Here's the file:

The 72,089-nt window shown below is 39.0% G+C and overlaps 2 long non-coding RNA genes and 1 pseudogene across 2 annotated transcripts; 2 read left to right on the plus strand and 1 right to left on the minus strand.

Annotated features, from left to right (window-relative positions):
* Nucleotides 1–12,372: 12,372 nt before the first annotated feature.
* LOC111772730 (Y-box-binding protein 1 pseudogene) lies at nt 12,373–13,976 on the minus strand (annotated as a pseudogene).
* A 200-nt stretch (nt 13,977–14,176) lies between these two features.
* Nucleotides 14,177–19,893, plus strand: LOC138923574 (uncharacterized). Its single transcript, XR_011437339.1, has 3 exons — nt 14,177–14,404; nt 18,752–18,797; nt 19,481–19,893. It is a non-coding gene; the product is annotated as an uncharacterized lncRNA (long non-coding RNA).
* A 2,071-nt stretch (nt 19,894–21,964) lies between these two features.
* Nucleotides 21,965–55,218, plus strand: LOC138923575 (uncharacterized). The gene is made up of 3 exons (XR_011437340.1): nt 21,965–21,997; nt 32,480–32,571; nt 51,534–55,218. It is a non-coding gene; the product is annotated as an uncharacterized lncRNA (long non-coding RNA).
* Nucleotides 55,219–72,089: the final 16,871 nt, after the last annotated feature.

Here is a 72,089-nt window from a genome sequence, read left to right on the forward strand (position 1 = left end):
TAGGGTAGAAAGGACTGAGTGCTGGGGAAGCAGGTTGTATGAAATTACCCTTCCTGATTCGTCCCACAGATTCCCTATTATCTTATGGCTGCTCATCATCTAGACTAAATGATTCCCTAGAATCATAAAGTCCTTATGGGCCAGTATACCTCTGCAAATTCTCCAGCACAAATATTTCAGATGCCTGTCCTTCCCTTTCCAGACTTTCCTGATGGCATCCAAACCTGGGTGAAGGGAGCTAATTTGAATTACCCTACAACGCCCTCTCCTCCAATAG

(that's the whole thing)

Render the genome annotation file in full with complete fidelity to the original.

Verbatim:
The 72,089-nt window shown below is 39.0% G+C and overlaps 2 long non-coding RNA genes and 1 pseudogene across 2 annotated transcripts; 2 read left to right on the plus strand and 1 right to left on the minus strand.

Annotated features, from left to right (window-relative positions):
* Nucleotides 1–12,372: 12,372 nt before the first annotated feature.
* LOC111772730 (Y-box-binding protein 1 pseudogene) lies at nt 12,373–13,976 on the minus strand (annotated as a pseudogene).
* A 200-nt stretch (nt 13,977–14,176) lies between these two features.
* Nucleotides 14,177–19,893, plus strand: LOC138923574 (uncharacterized). Its single transcript, XR_011437339.1, has 3 exons — nt 14,177–14,404; nt 18,752–18,797; nt 19,481–19,893. It is a non-coding gene; the product is annotated as an uncharacterized lncRNA (long non-coding RNA).
* A 2,071-nt stretch (nt 19,894–21,964) lies between these two features.
* Nucleotides 21,965–55,218, plus strand: LOC138923575 (uncharacterized). The gene is made up of 3 exons (XR_011437340.1): nt 21,965–21,997; nt 32,480–32,571; nt 51,534–55,218. It is a non-coding gene; the product is annotated as an uncharacterized lncRNA (long non-coding RNA).
* Nucleotides 55,219–72,089: the final 16,871 nt, after the last annotated feature.

Here is a 72,089-nt window from a genome sequence, read left to right on the forward strand (position 1 = left end):
TAGGGTAGAAAGGACTGAGTGCTGGGGAAGCAGGTTGTATGAAATTACCCTTCCTGATTCGTCCCACAGATTCCCTATTATCTTATGGCTGCTCATCATCTAGACTAAATGATTCCCTAGAATCATAAAGTCCTTATGGGCCAGTATACCTCTGCAAATTCTCCAGCACAAATATTTCAGATGCCTGTCCTTCCCTTTCCAGACTTTCCTGATGGCATCCAAACCTGGGTGAAGGGAGCTAATTTGAATTACCCTACAACGCCCTCTCCTCCAATAG